Five men and seven women will decide the fate of Gerald Stanley in his second-degree murder trial, but some members of the victim’s family aren’t happy with how jury selection played out.
Stanley is accused of shooting and killing 22-year-old Colten Boushie on Aug. 9, 2016.
The man from Red Pheasant Cree Nation died on Stanley’s farm near Biggar after arriving with several friends in an SUV, with conflicting reports on why they were there.
The 12-person jury was selected in just over two hours Monday morning from a pool of more than 250 people at the Alex Dillabough Centre in Battleford.
The gym was converted into a makeshift courtroom, with Chief Justice Martel Popescul sitting on a raised podium in front of the crowd of potential jurors.
Crown lawyer Bill Burge and defence counsel Scott Spencer were given 14 challenges each to dismiss — without reason — those called on for jury duty.
Once selection was complete, 12 jurors and two alternates were sworn under oath.
The apparent makeup of the jury drew criticism from Boushie’s cousin, Jade Tootoosis.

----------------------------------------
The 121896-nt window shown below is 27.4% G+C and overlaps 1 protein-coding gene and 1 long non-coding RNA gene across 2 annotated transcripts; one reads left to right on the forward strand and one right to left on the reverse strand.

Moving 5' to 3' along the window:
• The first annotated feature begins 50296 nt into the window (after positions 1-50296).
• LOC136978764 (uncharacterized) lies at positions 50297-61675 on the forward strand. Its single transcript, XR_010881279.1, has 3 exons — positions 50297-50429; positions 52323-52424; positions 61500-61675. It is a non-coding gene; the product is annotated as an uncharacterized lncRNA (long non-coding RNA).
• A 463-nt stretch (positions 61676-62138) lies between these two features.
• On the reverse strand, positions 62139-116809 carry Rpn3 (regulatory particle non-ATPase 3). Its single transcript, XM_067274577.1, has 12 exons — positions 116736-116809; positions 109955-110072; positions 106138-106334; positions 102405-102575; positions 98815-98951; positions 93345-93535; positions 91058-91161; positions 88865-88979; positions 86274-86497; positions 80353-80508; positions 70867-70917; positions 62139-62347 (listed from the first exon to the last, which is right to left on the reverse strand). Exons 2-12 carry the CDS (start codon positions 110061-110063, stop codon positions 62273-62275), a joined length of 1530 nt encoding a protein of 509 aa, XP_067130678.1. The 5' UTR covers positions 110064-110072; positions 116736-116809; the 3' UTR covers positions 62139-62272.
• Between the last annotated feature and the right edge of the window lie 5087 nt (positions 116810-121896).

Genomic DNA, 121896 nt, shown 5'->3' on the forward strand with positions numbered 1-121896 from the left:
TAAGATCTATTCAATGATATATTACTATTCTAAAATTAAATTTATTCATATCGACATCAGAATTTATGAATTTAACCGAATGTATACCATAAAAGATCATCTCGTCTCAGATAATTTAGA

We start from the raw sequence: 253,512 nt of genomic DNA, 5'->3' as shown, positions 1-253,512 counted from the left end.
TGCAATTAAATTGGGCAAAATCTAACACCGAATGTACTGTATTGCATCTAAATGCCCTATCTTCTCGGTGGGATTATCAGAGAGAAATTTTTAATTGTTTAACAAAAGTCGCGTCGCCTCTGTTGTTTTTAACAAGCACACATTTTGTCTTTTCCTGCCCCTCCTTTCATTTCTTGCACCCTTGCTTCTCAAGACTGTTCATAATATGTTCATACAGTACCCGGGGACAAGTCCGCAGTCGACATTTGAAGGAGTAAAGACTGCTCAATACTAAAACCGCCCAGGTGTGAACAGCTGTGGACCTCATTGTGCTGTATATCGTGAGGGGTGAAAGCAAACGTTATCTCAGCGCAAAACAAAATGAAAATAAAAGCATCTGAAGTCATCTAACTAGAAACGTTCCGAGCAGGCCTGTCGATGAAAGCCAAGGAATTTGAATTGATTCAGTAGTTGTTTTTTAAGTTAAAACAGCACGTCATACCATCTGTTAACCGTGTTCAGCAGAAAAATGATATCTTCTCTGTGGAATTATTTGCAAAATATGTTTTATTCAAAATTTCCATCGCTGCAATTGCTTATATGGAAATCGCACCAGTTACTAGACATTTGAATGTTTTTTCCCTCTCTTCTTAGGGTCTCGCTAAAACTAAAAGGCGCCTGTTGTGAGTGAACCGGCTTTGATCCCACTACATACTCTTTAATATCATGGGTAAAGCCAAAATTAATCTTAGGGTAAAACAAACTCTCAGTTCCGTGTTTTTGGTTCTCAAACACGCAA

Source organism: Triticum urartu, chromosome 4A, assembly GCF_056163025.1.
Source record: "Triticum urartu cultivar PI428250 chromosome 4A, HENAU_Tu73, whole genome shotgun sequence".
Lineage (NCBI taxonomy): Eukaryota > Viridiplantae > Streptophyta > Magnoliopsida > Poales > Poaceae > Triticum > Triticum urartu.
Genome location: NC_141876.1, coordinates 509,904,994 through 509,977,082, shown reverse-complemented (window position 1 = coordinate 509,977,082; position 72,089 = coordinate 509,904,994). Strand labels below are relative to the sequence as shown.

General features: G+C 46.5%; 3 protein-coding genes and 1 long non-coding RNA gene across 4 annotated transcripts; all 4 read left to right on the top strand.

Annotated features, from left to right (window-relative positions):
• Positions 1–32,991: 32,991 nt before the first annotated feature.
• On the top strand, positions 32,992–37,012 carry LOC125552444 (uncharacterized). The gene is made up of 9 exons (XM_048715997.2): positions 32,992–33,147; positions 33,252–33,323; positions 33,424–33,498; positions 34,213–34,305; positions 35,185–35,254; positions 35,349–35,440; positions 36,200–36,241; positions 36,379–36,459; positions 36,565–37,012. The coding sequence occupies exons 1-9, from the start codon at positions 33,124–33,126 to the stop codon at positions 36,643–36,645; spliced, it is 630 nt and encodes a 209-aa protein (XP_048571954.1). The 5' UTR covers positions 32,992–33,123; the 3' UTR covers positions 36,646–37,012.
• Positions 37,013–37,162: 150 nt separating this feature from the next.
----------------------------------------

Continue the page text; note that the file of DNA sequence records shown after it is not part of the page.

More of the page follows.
“It was really difficult to sit there today and watch every single Indigenous person be challenged by the defence,” she told reporters.
“It’s not surprising, but extremely frustrating. And it’s something we feared has come true.”
Spencer declined comment on the challenge choices, saying his camp was focused on the “facts of the case.”
I caught the start of Jade Tootoosis' comments on video. Says family decided not to come to jury selection because they feel like the decision has already been made. #stanleytrial #sask pic.twitter.com/lxDCbrFClI
— Chris Vandenbreekel (@Vandecision) January 29, 2018
After a brief recess, Justice Popescul instructed the jury not to read media stories about the case or discuss it with anyone in person or on social media. He also explained the differences between circumstantial and direct evidence.
Like most Canadian jury trials, the 12 members won’t be sequestered until final deliberations.
Tootoosis was one of the few Boushie family members at the hall on Monday. She said many family members didn’t attend because they felt a decision had already been made.
“It’s only the first day and I’m already feeling a bit overwhelmed,” she said.
Differing from prior court appearances, no demonstrations were held outside the hall on a morning of temperatures below -20 C with windchill factors in the -30s.
The trial will resume Tuesday morning at the Court of Queen’s Bench in Battleford with opening arguments.
—With files from 980 CJME’s Kevin Martel.